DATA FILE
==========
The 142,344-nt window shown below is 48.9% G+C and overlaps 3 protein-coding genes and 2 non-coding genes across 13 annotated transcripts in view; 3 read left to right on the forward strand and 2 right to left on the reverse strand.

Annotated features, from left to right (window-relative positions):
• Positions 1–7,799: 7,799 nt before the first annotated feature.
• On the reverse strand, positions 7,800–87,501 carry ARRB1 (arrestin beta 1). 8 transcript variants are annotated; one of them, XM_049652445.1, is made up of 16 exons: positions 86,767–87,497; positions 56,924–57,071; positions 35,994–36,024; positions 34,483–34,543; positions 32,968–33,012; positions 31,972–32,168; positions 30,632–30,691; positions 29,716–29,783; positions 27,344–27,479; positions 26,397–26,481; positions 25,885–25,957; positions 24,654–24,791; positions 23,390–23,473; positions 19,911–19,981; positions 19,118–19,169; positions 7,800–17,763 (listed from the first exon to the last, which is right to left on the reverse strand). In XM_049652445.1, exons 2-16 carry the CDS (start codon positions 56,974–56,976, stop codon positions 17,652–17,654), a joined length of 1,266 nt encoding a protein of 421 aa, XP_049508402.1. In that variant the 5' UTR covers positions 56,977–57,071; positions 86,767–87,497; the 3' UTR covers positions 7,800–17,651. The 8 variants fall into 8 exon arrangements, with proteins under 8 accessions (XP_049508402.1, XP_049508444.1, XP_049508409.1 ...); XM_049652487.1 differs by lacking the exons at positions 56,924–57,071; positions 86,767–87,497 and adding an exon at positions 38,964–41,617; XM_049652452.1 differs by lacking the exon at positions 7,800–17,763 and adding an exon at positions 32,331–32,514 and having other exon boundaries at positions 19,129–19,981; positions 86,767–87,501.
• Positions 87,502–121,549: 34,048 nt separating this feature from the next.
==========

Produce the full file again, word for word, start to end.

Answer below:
The 142,344-nt window shown below is 48.9% G+C and overlaps 3 protein-coding genes and 2 non-coding genes across 13 annotated transcripts in view; 3 read left to right on the forward strand and 2 right to left on the reverse strand.

Annotated features, from left to right (window-relative positions):
• Positions 1–7,799: 7,799 nt before the first annotated feature.
• On the reverse strand, positions 7,800–87,501 carry ARRB1 (arrestin beta 1). 8 transcript variants are annotated; one of them, XM_049652445.1, is made up of 16 exons: positions 86,767–87,497; positions 56,924–57,071; positions 35,994–36,024; positions 34,483–34,543; positions 32,968–33,012; positions 31,972–32,168; positions 30,632–30,691; positions 29,716–29,783; positions 27,344–27,479; positions 26,397–26,481; positions 25,885–25,957; positions 24,654–24,791; positions 23,390–23,473; positions 19,911–19,981; positions 19,118–19,169; positions 7,800–17,763 (listed from the first exon to the last, which is right to left on the reverse strand). In XM_049652445.1, exons 2-16 carry the CDS (start codon positions 56,974–56,976, stop codon positions 17,652–17,654), a joined length of 1,266 nt encoding a protein of 421 aa, XP_049508402.1. In that variant the 5' UTR covers positions 56,977–57,071; positions 86,767–87,497; the 3' UTR covers positions 7,800–17,651. The 8 variants fall into 8 exon arrangements, with proteins under 8 accessions (XP_049508402.1, XP_049508444.1, XP_049508409.1 ...); XM_049652487.1 differs by lacking the exons at positions 56,924–57,071; positions 86,767–87,497 and adding an exon at positions 38,964–41,617; XM_049652452.1 differs by lacking the exon at positions 7,800–17,763 and adding an exon at positions 32,331–32,514 and having other exon boundaries at positions 19,129–19,981; positions 86,767–87,501.
• Positions 87,502–121,549: 34,048 nt separating this feature from the next.